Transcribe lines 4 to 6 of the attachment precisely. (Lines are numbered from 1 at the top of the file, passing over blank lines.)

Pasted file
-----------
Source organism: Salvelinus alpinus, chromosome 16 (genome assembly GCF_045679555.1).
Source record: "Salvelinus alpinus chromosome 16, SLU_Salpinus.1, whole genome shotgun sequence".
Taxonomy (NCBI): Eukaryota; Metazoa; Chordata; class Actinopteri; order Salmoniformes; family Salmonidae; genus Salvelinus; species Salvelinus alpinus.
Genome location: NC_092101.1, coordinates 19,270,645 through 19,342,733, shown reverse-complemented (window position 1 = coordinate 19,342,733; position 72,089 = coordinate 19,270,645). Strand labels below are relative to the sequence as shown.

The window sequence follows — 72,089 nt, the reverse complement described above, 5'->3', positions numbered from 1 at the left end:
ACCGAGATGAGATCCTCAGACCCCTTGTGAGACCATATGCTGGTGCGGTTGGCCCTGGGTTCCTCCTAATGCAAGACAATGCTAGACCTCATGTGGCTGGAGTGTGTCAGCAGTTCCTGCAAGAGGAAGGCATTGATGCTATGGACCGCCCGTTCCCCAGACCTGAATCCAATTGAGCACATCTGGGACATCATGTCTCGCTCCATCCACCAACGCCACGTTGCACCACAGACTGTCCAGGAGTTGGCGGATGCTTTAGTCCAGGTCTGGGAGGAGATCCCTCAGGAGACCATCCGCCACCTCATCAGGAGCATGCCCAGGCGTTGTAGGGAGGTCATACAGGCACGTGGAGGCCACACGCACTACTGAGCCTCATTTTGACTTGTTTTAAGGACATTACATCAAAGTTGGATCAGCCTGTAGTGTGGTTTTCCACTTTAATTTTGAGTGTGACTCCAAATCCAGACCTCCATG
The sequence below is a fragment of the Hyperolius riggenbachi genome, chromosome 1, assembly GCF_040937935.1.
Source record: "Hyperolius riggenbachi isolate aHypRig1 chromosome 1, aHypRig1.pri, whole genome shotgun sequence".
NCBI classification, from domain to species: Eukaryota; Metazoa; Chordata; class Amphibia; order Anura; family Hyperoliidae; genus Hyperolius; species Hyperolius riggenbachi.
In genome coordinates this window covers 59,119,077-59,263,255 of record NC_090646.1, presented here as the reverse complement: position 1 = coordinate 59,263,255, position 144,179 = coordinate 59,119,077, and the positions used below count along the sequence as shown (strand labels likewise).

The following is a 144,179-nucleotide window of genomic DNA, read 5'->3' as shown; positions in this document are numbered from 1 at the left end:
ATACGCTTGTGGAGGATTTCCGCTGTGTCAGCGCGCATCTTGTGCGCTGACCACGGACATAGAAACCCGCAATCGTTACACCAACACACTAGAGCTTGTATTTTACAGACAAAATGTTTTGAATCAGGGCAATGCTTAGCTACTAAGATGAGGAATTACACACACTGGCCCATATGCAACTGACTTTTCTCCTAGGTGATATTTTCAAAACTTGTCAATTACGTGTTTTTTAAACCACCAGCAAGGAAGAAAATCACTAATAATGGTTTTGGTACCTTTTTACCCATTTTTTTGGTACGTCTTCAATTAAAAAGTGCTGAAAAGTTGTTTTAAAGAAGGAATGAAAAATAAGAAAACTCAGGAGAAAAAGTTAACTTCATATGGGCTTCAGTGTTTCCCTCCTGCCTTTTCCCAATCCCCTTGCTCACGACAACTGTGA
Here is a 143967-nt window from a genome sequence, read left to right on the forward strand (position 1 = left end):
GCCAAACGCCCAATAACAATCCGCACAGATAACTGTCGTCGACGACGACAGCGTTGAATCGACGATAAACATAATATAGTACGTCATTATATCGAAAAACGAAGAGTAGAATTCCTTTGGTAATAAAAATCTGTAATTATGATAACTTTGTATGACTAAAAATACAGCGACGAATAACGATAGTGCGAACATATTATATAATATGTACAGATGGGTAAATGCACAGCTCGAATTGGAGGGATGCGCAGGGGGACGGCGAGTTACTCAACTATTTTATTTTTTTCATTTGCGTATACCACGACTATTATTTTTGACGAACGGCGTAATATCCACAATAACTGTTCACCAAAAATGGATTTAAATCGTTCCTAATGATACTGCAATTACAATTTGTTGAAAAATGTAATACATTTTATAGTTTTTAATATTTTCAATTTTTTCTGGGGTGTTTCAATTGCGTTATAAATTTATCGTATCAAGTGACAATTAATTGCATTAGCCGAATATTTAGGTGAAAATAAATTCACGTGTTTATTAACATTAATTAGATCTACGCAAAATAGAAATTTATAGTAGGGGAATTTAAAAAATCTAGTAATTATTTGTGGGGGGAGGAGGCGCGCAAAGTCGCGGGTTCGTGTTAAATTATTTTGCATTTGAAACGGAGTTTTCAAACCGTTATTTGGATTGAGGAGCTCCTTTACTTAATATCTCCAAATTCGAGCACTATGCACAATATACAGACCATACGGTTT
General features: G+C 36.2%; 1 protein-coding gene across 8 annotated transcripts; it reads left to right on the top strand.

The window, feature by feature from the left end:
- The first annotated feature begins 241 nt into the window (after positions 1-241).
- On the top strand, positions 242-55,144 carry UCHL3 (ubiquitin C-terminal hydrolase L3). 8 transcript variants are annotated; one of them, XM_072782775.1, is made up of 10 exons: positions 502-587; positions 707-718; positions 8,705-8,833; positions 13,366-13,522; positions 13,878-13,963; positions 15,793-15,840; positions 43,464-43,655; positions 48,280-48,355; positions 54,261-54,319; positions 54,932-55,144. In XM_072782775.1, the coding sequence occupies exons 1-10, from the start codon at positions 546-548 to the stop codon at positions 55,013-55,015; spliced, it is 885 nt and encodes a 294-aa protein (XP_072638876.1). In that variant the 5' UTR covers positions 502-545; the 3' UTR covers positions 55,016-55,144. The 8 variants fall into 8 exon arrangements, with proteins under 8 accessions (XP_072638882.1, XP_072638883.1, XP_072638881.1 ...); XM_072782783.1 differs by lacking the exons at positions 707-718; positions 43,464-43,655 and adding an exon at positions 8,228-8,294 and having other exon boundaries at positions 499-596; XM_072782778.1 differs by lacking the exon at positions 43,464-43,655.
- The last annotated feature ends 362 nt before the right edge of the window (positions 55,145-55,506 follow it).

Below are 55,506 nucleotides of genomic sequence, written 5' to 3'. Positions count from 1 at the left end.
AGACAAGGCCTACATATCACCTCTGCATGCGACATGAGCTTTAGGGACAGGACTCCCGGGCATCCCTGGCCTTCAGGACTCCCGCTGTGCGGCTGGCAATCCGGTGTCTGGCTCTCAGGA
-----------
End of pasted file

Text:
Genome location: NC_092101.1, coordinates 19,270,645 through 19,342,733, shown reverse-complemented (window position 1 = coordinate 19,342,733; position 72,089 = coordinate 19,270,645). Strand labels below are relative to the sequence as shown.

The window sequence follows — 72,089 nt, the reverse complement described above, 5'->3', positions numbered from 1 at the left end:
ACCGAGATGAGATCCTCAGACCCCTTGTGAGACCATATGCTGGTGCGGTTGGCCCTGGGTTCCTCCTAATGCAAGACAATGCTAGACCTCATGTGGCTGGAGTGTGTCAGCAGTTCCTGCAAGAGGAAGGCATTGATGCTATGGACCGCCCGTTCCCCAGACCTGAATCCAATTGAGCACATCTGGGACATCATGTCTCGCTCCATCCACCAACGCCACGTTGCACCACAGACTGTCCAGGAGTTGGCGGATGCTTTAGTCCAGGTCTGGGAGGAGATCCCTCAGGAGACCATCCGCCACCTCATCAGGAGCATGCCCAGGCGTTGTAGGGAGGTCATACAGGCACGTGGAGGCCACACGCACTACTGAGCCTCATTTTGACTTGTTTTAAGGACATTACATCAAAGTTGGATCAGCCTGTAGTGTGGTTTTCCACTTTAATTTTGAGTGTGACTCCAAATCCAGACCTCCATG